Six Months of Silence by Nicole Cifani

Until today, I didn’t speak to anyone from there for 6 months.

Aside from my sister, who technically doesn’t even live in Los Angeles.

I kept the numbers the same. Every morning I turned on Skype and signed into iChat. Some mornings I’d slouch back in my work chair, an exhibition of lackadaisical involvement that only millennials can pull off with such fluidity. Idly scrolling through my buddy list, I’d catch the familiar names of “buddies” from seemingly so long ago.

During these six months, I exchanged countless texts and digital notes of whimsy. They came in the form of sentiment-addled comments on Instagram or quick little ditties over Facebook.

Some were private but most were public. They were ways to let people know that I hadn’t dropped off the face of the Earth completely.

Not that anyone was watching.

We don’t write letters anymore. I’m not sure I even have the sufficient motor skills necessary to craft a legible missive by hand. Even for those who are scientifically wired to be stronger communicators that way, crafting a long letter has been superseded by convenience.

Immediacy wins.

We don’t even pick up a phone and call.

What’s a phone call even worth today? According to Verizon, access can run anywhere from forty to over one-hundred dollars a month. I suppose what we’re really paying for is everything else. The text messaging, data access.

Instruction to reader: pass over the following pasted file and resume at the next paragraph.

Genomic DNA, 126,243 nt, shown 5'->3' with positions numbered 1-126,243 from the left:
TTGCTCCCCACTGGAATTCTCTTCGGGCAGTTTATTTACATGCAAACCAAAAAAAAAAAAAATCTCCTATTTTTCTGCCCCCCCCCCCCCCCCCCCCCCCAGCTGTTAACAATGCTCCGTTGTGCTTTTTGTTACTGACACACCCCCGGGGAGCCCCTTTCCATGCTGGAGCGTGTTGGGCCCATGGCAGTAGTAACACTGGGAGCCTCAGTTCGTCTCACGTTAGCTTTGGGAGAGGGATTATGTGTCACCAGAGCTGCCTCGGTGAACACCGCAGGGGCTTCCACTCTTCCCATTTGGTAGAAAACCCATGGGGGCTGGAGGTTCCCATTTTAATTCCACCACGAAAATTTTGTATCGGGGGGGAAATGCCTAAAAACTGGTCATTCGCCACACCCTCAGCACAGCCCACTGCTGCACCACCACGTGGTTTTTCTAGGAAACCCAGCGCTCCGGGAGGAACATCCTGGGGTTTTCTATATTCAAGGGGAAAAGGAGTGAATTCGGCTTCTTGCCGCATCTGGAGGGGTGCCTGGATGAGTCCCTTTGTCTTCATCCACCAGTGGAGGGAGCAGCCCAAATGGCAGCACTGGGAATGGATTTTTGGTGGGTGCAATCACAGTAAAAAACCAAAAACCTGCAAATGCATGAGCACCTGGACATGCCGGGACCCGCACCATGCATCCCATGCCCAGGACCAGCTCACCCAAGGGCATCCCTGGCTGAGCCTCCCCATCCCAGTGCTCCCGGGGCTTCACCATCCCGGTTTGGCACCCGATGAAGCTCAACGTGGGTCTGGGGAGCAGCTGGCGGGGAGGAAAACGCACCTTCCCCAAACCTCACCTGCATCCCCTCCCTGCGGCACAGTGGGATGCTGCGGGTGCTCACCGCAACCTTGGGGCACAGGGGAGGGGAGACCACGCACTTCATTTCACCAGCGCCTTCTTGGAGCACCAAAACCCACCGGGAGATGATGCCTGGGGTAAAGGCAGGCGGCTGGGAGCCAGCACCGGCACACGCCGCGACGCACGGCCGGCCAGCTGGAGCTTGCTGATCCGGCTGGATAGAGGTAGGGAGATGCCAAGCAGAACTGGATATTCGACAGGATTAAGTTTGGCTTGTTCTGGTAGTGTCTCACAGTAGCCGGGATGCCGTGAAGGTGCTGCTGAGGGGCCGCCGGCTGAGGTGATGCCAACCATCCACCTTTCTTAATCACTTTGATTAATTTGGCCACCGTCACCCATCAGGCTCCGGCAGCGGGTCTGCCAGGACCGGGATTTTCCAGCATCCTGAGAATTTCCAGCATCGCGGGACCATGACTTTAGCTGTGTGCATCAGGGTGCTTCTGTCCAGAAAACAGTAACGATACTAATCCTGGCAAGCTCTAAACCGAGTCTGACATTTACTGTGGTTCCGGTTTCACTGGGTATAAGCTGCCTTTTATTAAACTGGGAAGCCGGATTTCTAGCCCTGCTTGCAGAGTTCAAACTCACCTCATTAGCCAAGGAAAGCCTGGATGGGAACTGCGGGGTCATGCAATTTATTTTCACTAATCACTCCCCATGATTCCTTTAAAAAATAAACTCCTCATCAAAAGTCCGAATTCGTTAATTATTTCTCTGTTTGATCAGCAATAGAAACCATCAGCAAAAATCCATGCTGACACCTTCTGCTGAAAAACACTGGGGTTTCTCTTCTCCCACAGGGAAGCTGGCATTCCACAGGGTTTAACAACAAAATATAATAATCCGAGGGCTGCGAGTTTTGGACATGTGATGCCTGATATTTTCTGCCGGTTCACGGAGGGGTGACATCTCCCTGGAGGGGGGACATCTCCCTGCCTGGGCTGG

The tools providing the ability to “share things” and disclose to distant acquaintances that I am indeed alive, and of someplace relevant, somewhere in this world.

Over the course of these six months, I allowed the disconnect to happen with a certain measure of chagrin. It’s a fight to resist what comes more naturally — and so I succumbed to my data plan rather than digging up any fancy pen and paper.

I kept my voice quiet and typing fingers nimble, forming little messages crafted in the reflection of myself.

It isn’t a social disorder that motivated me to communicate at arms length (I don’t think so, at least, unless thinking about it might suggest a disorder in itself) as much as it was the need for some space. A deep desire for the time and space to reposition myself.

A bit of a reinvention. A change of pace, and a new state of mind.

Now, for the parts you don’t know about.

I lost my job last month. I’ve been going on depressing interviews and taking “upbeat” meetings everyday, to the point where I now feel like my head is screwed on sideways. I should probably find a dentist. I once stole a lady’s seat on the subway. I have absolutely zero desire to eat a cronut.

How else, other than within the context of this story, would you ever know those random things?

That all happened, too.

There are also larger thought bubbles that formed overhead — complex storm clouds murmuring over the present lack of clarity. Sleepless nights worrying about an uncertain future. The urge for rice-less salmon rolls at midnight, or goddammit, where the hell is that beeping sound coming from?

I’d rather believe that life experiences chalk up to something more like that. It might be mundane — and may not be formatted prettily for Instagram — but it is the stuff that’s real.